Chinese scientist helps find oil
Updated: 2013-09-13 11:44
By Chen Jia in San Francisco (China Daily)
An international team of scientists has created a tool to precisely pinpoint where petroleum and gas reserves have accumulated beneath the earth. One of the team members is a Chinese geologist from the University of California-Davis.
"The major focus of my research in the past has been on fundamental science with little real world relevance," Yin Qingzhu, UC-Davis geology professor, told China Daily on Thursday. "But this particular topic was different."
The tool is a new index that provides a better understanding of how oil travels from where it was formed to where it has collected, he said.
The index, described in a study published in the journal Scientific Reports, could aid in the discovery of new oil resources and also help reduce the environmental impact of accessing those resources.
"It should result in fewer incidents of failed drilling, which should reduce unnecessary environmental disturbance," he said.
Yin is a graduate of Peking University with a bachelor's degree in geology. He got his master's degree from the Chinese Academy of Geological Sciences and his PhD from the Max-Planck-Institute and Johannes Gutenberg University in Mainz, Germany.
He worked at Harvard for eight years before going to UC-Davis as a professor in 2005.
With further research, Yin said, his index could also be used to trace pollutants caused by oil spills and guide environmental mitigation in such cases.
Generations and generations of people have been trying different tools, he said. The problem was these tools have not been good indicators of the distance oil travels and there are a lot of variables, depending on the oil source, he said.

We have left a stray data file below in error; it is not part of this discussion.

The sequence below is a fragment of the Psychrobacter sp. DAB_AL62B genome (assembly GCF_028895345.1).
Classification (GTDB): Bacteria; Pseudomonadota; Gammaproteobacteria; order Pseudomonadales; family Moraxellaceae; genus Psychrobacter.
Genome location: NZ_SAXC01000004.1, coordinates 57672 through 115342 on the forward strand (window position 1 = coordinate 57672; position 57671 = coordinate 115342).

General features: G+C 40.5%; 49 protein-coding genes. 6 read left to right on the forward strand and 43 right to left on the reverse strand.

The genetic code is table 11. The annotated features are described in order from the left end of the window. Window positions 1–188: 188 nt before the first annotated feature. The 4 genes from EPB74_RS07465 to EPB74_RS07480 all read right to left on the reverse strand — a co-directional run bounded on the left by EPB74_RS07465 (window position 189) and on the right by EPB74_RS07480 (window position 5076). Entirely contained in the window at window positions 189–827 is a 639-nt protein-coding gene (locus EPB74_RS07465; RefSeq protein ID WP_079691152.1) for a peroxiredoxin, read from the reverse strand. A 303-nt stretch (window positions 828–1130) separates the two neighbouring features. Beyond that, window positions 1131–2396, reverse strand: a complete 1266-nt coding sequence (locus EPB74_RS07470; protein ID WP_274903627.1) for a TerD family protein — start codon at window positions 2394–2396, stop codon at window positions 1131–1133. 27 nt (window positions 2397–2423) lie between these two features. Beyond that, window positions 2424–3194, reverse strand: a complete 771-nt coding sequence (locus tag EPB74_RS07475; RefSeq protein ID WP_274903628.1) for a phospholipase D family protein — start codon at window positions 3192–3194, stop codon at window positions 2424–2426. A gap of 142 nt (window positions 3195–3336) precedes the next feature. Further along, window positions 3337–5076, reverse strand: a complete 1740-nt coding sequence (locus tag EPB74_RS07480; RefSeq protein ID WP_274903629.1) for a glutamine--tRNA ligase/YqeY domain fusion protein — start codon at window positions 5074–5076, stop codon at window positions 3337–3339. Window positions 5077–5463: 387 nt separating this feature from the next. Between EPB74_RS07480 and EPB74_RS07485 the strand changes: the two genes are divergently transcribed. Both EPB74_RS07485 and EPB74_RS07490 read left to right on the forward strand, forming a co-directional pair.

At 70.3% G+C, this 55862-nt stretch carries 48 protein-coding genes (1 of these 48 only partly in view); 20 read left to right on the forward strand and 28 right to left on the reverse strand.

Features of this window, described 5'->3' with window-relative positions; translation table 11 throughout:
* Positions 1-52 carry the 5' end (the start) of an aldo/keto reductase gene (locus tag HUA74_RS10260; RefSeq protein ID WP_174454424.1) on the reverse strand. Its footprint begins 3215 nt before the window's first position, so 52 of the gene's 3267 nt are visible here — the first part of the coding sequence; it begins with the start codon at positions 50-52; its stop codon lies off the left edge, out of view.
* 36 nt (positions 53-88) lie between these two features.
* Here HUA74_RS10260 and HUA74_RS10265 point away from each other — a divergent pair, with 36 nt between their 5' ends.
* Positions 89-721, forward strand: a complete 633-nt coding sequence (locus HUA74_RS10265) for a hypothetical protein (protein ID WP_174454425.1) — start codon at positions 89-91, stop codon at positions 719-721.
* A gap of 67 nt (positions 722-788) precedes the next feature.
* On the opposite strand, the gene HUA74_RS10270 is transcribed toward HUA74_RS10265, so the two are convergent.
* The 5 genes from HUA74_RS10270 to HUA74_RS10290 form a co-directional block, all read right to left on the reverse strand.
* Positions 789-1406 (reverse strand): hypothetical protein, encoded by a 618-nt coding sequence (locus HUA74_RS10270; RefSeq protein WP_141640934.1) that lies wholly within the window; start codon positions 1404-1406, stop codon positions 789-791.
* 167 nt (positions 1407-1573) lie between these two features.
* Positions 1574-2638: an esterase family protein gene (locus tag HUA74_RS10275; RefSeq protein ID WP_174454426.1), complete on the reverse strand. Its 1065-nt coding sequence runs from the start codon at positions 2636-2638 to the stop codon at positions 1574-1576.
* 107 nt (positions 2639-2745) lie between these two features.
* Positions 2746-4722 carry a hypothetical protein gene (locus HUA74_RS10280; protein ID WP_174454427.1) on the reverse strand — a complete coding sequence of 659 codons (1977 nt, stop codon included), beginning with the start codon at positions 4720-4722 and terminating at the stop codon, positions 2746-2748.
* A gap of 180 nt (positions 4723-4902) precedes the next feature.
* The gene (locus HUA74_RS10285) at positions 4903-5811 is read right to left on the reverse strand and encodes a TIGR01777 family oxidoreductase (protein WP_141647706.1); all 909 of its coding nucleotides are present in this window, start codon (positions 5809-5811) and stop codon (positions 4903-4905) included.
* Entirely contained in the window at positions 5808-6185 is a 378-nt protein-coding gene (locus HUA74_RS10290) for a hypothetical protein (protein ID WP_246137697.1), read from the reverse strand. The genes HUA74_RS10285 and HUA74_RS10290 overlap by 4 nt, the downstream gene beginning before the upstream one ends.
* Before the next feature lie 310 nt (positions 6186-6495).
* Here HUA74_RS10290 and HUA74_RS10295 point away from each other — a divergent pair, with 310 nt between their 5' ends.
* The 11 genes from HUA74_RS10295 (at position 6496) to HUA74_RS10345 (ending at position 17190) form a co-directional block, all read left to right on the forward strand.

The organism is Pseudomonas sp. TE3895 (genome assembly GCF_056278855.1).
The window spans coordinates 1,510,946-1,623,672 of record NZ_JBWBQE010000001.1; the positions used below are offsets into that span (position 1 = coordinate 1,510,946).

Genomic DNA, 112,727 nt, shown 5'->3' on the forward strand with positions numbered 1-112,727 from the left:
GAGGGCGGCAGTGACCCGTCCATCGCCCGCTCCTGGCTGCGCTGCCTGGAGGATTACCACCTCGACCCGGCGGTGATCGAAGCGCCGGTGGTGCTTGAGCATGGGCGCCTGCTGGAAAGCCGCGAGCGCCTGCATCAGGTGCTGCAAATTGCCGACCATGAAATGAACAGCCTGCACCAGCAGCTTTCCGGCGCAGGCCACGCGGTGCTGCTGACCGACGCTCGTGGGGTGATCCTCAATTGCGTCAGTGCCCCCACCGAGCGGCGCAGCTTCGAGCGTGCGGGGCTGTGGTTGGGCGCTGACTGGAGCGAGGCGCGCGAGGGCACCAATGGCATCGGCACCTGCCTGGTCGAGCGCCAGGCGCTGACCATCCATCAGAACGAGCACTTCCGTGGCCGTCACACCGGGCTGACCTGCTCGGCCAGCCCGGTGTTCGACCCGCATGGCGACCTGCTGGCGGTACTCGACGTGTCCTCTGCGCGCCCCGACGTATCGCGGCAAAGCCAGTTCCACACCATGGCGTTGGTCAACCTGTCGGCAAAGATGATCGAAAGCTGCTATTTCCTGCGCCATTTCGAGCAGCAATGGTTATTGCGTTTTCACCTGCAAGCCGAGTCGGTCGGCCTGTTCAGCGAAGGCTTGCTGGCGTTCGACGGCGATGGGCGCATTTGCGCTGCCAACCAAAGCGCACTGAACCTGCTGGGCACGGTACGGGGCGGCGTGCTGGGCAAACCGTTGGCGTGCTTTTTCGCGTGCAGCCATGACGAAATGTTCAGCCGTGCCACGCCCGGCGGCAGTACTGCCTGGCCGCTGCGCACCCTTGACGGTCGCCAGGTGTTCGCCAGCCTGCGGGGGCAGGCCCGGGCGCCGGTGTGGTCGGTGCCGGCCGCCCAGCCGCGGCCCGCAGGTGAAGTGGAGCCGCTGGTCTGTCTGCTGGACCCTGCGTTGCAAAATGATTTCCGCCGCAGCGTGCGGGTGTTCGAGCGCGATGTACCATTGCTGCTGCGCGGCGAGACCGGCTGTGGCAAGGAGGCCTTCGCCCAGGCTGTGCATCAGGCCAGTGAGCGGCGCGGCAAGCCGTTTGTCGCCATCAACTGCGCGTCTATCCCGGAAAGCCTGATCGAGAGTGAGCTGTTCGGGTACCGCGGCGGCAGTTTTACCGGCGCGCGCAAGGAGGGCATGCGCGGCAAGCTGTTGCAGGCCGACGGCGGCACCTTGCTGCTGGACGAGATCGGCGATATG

"In this study, we teased out the facts," he said, "and created a model. Then we applied it to the real world and found it works really beautifully."
There are two types of petroleum migration: Primary migration refers to the movement of oil out of the rocks where it is formed. Secondary migration is the movement of this oil to the rock formation reservoir where it collects.
According to the study's authors, secondary petroleum migration in many basins around the world is poorly understood and yet information about this process is the most important data for petroleum exploration.
The scientists tested the index at the Xifeng Oilfield in Inner Mongolia, as well as the Western Canada Sedimentary Basin, which contains one of the world's largest reserves of petroleum and natural gas, according to a recent press release from UC-Davis.
The study was led by Zhang Liuping at the Chinese Academy of Sciences in Beijing. Funding came from China Sci-Tech Project of National Importance, China National Major Science 973 Projects, State Key Laboratory of Lithospheric Evolution, and Sinopec Sci-Tech Project.
"Wherever my research interests and curiosity take me," Yin said, "I find we have lots of talented Chinese scientists making progressive impacts in the world arena of science."
(China Daily USA 09/13/2013 page11)